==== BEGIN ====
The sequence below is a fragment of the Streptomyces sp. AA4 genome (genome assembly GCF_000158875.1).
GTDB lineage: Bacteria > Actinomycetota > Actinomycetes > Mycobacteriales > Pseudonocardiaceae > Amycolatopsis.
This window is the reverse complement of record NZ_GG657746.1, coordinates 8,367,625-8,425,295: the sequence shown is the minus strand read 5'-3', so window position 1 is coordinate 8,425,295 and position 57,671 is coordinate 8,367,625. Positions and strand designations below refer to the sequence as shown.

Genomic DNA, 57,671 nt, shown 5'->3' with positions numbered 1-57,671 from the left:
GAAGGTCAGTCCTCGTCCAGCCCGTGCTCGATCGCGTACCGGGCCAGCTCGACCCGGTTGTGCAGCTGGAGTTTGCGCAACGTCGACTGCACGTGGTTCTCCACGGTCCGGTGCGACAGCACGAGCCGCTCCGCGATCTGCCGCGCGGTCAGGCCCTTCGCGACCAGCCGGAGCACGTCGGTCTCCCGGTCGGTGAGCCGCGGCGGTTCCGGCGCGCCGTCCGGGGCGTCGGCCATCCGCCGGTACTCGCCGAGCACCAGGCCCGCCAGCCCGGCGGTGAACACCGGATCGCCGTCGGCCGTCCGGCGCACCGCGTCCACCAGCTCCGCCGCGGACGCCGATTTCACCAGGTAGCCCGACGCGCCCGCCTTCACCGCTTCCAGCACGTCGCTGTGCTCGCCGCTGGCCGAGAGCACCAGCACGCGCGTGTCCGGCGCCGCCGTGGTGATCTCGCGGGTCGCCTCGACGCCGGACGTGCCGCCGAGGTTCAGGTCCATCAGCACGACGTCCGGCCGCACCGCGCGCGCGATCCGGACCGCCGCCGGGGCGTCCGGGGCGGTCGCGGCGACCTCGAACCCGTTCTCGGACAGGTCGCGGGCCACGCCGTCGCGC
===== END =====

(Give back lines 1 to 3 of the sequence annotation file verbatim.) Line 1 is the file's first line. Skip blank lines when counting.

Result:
The sequence below is a fragment of the Streptomyces sp. AA4 genome (genome assembly GCF_000158875.1).
GTDB lineage: Bacteria > Actinomycetota > Actinomycetes > Mycobacteriales > Pseudonocardiaceae > Amycolatopsis.
This window is the reverse complement of record NZ_GG657746.1, coordinates 8,367,625-8,425,295: the sequence shown is the minus strand read 5'-3', so window position 1 is coordinate 8,425,295 and position 57,671 is coordinate 8,367,625. Positions and strand designations below refer to the sequence as shown.